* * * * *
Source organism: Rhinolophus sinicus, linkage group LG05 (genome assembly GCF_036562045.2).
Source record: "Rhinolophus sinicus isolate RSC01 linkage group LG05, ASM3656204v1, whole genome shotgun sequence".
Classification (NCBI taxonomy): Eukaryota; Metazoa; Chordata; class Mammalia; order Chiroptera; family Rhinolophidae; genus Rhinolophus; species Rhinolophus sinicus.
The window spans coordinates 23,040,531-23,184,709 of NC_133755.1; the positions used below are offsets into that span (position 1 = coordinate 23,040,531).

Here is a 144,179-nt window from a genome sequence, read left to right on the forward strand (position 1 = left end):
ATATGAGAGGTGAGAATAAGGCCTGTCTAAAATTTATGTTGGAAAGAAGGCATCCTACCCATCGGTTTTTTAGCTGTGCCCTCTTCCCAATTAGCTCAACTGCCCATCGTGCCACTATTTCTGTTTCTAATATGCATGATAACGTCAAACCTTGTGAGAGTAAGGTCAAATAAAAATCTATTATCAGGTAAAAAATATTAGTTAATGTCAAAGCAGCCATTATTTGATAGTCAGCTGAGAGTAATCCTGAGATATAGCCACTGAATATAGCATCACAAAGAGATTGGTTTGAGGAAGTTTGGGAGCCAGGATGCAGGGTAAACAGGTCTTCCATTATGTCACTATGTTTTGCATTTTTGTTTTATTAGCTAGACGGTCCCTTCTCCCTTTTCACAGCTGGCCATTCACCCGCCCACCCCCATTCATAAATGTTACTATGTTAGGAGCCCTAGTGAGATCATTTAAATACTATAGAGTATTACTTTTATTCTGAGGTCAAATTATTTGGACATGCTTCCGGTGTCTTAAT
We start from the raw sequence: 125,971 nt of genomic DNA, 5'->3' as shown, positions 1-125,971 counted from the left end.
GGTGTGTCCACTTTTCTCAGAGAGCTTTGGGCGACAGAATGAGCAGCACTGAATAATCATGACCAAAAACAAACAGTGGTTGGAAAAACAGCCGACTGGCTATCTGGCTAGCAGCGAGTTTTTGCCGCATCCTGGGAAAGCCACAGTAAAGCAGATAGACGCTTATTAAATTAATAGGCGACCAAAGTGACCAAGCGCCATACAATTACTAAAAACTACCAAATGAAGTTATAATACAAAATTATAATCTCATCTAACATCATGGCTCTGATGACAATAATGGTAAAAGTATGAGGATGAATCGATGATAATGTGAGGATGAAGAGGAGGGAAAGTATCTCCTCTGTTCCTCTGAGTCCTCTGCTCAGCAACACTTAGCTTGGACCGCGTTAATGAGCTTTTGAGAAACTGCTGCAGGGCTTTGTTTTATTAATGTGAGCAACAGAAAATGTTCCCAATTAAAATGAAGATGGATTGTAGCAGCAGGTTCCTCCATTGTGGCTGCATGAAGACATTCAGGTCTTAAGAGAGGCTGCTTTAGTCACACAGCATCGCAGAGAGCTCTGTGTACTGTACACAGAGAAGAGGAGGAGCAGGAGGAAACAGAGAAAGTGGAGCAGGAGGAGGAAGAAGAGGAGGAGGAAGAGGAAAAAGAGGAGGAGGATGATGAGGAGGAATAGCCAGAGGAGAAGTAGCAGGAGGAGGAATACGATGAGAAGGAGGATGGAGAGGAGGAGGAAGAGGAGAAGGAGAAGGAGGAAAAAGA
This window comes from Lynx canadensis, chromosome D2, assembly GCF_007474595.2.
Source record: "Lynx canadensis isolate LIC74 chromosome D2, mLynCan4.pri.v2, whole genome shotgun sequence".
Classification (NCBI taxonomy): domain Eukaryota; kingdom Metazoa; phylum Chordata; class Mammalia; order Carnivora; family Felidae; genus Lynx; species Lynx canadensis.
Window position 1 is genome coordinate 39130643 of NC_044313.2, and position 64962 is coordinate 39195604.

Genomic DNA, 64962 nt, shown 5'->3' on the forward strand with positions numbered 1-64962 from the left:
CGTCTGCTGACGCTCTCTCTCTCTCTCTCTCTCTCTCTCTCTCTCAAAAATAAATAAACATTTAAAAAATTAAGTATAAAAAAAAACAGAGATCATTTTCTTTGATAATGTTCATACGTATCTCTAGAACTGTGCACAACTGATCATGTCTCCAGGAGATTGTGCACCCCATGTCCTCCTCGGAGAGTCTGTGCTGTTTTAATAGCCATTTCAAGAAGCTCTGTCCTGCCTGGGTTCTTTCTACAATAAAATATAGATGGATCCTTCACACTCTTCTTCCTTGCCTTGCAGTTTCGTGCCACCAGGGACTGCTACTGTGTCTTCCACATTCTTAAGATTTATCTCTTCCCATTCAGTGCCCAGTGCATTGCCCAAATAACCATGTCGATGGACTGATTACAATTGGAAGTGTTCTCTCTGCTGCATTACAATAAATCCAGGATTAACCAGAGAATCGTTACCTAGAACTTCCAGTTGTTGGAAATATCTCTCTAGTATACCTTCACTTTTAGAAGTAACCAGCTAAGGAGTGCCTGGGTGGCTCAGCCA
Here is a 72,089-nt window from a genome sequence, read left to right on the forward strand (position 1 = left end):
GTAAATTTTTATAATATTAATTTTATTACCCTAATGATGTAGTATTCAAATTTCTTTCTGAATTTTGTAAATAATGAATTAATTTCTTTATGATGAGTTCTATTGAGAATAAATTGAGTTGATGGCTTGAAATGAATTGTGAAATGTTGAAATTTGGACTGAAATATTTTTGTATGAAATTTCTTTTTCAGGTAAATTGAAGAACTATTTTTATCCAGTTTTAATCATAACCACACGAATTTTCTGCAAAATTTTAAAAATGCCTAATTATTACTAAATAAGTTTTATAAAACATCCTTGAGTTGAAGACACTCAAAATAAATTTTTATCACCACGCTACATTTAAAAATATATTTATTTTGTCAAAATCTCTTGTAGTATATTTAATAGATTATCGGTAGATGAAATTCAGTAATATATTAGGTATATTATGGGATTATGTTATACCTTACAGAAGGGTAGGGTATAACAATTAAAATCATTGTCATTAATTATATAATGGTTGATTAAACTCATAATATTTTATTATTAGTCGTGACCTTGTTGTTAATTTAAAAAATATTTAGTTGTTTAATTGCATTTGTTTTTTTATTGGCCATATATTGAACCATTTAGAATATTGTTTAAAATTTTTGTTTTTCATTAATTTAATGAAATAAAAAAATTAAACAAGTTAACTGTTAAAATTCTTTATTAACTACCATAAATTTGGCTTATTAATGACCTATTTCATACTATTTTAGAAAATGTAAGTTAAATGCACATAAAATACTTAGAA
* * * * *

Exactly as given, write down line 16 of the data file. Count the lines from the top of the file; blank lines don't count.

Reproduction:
GTAAATTTTTATAATATTAATTTTATTACCCTAATGATGTAGTATTCAAATTTCTTTCTGAATTTTGTAAATAATGAATTAATTTCTTTATGATGAGTTCTATTGAGAATAAATTGAGTTGATGGCTTGAAATGAATTGTGAAATGTTGAAATTTGGACTGAAATATTTTTGTATGAAATTTCTTTTTCAGGTAAATTGAAGAACTATTTTTATCCAGTTTTAATCATAACCACACGAATTTTCTGCAAAATTTTAAAAATGCCTAATTATTACTAAATAAGTTTTATAAAACATCCTTGAGTTGAAGACACTCAAAATAAATTTTTATCACCACGCTACATTTAAAAATATATTTATTTTGTCAAAATCTCTTGTAGTATATTTAATAGATTATCGGTAGATGAAATTCAGTAATATATTAGGTATATTATGGGATTATGTTATACCTTACAGAAGGGTAGGGTATAACAATTAAAATCATTGTCATTAATTATATAATGGTTGATTAAACTCATAATATTTTATTATTAGTCGTGACCTTGTTGTTAATTTAAAAAATATTTAGTTGTTTAATTGCATTTGTTTTTTTATTGGCCATATATTGAACCATTTAGAATATTGTTTAAAATTTTTGTTTTTCATTAATTTAATGAAATAAAAAAATTAAACAAGTTAACTGTTAAAATTCTTTATTAACTACCATAAATTTGGCTTATTAATGACCTATTTCATACTATTTTAGAAAATGTAAGTTAAATGCACATAAAATACTTAGAA